Period Poverty, Safeguarding and Wellbeing

What is Period Poverty?

‘Period poverty is a worldwide issue and affects millions of women and girls who struggle to afford or access safe menstrual protection’. (Freedom4Girls)

Period Poverty has huge economic, social and environmental impacts. Many women and girls affected by period poverty are restricted from equal access to education and job opportunities, simply due to their periods.

Has Covid-19 Impacted Period Poverty?

Covid-19 has created a new generation of women experiencing period poverty for the first time.

  • Disruption to supply chains has resulted in many women across the globe finding it harder to access sanitary products in shops.
  • The added financial pressures of households due to being furloughed or facing unemployment, has created a sharp rise in the number of women being unable to afford sanitary products.
  • With more women and girls staying at home due to workplaces and schools being shut, it has also been more difficult to access spaces that offer free sanitary products.

Research in May 2020 from Plan International UK revealed that the one in every ten girls unable to afford period products increased to three in ten families being impacted by period poverty because of the pandemic.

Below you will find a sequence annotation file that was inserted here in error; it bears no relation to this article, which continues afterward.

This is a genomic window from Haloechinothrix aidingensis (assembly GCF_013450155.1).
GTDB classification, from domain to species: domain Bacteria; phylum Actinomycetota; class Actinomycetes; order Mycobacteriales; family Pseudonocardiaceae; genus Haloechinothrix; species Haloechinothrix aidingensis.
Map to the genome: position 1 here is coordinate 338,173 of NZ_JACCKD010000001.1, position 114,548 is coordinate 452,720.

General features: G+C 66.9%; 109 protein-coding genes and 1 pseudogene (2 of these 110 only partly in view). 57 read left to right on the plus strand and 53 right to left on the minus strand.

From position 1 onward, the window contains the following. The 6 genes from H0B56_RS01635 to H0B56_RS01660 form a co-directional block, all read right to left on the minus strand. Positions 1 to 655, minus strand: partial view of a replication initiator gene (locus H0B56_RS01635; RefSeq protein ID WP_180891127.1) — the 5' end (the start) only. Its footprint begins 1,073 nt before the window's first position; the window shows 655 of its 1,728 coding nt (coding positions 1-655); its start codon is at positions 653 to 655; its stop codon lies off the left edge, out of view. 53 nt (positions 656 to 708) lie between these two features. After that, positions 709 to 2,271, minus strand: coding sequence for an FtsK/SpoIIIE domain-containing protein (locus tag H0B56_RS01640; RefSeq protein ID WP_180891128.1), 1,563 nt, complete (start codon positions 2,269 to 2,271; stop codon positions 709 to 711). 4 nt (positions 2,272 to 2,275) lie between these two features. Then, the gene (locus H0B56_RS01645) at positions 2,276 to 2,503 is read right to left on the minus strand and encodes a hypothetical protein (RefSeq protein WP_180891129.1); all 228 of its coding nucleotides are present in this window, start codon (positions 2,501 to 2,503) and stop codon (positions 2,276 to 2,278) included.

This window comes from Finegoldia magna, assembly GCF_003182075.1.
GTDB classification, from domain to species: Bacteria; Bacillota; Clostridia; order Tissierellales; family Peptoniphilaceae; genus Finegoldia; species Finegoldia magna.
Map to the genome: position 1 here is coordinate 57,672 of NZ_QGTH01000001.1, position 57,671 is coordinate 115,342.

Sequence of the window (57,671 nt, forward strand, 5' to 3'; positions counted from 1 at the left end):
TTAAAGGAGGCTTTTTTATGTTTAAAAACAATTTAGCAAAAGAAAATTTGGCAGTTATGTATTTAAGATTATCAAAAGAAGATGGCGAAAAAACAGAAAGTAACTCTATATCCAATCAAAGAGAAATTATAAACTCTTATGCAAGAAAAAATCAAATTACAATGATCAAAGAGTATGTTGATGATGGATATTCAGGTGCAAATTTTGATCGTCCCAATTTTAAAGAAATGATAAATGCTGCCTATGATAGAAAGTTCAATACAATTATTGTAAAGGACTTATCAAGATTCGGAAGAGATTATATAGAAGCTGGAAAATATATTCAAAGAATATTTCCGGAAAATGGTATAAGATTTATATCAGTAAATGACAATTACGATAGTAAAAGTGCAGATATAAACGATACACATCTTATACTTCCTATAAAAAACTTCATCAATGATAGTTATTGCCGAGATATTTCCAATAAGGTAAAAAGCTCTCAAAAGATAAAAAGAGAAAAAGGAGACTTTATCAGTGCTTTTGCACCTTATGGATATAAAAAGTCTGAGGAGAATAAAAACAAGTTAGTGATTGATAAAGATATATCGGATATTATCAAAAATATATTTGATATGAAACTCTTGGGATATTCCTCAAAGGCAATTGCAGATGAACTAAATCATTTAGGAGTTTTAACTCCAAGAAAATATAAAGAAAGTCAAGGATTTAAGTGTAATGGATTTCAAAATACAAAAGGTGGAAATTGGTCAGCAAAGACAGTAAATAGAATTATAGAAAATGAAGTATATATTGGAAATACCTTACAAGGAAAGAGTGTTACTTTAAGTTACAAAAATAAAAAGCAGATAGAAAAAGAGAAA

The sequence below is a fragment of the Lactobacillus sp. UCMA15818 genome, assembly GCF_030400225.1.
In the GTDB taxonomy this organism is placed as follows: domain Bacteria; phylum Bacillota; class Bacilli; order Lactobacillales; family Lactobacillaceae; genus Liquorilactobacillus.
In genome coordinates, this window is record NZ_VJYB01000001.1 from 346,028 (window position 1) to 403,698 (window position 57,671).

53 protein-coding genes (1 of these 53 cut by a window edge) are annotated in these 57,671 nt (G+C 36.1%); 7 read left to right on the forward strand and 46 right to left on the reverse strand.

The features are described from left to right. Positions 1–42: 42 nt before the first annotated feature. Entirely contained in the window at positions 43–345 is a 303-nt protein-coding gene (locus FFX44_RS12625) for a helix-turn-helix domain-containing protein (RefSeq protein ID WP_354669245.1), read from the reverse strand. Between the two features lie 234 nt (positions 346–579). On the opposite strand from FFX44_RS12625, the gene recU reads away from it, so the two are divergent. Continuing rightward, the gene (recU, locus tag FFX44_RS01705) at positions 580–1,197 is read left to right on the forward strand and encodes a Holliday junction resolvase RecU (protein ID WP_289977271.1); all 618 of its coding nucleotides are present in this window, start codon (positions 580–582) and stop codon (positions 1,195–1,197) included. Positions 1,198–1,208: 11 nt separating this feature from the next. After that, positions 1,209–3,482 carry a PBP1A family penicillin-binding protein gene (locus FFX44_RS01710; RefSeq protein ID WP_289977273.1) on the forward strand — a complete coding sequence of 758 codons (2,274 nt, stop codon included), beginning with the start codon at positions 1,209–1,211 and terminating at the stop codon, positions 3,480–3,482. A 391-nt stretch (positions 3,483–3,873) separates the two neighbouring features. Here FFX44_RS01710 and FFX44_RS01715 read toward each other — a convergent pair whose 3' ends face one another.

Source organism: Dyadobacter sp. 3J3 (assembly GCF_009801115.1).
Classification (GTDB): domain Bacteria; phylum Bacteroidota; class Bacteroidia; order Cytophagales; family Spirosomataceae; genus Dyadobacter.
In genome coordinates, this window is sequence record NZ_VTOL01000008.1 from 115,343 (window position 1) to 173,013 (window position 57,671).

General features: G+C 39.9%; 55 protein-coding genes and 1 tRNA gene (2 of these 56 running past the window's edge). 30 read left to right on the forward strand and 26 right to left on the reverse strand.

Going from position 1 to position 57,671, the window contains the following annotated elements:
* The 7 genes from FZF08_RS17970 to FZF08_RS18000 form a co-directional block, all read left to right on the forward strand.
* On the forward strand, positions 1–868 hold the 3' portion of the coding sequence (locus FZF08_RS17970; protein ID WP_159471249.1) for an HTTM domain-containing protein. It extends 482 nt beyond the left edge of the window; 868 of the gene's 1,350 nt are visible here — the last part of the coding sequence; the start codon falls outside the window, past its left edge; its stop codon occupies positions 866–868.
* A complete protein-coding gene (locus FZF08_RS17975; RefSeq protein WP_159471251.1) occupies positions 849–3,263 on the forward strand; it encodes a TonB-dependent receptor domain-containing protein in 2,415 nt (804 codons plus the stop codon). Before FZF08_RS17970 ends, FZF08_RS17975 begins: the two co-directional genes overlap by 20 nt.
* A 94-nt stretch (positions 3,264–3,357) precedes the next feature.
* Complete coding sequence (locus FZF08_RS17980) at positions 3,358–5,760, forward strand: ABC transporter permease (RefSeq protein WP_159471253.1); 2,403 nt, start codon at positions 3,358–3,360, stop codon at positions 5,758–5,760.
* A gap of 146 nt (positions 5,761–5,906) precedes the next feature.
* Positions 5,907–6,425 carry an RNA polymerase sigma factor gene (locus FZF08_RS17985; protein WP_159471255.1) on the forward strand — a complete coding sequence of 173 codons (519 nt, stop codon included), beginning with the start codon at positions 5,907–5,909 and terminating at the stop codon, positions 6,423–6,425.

How does Period Poverty link to Safeguarding?

Wellbeing is a key principle in the Care Act (2014). There’s a strong link between safeguarding and mental and physical wellbeing. If someone’s wellbeing is suffering, they may consider certain actions that put them at risk.

Period poverty is impacting the wellbeing of women and girls.

  • Cultural norms and practices often silence the issue of menstruation. Therefore, many women feel too embarrassed or afraid to say that they need sanitary products.
  • The lack of affordability or access to period products can cause extreme emotional distress.
  • Women’s sense of personal dignity is also affected because of a reliance on ‘make shift’ sanitary products.
  • Consequently, women and girls suffering from period poverty have felt unable to attend work or school. This further reduces their sense of positive wellbeing.

What is being done to tackle Period Poverty?

  • Freedom4Girls have worked with the government to develop the ‘Free Periods’ campaign which has made sanitary products freely available in schools and workplaces.
  • Freedom4Girls have developed educational workshops for young people to address the stigma and taboo of periods.
  • The Gift Wellness Foundations are working in the UK and globally to tackle period poverty in the most disadvantaged communities.
  • Freedom4Girls are accepting donations for sanitary products and have advice on setting up your own donation station to support women in your local community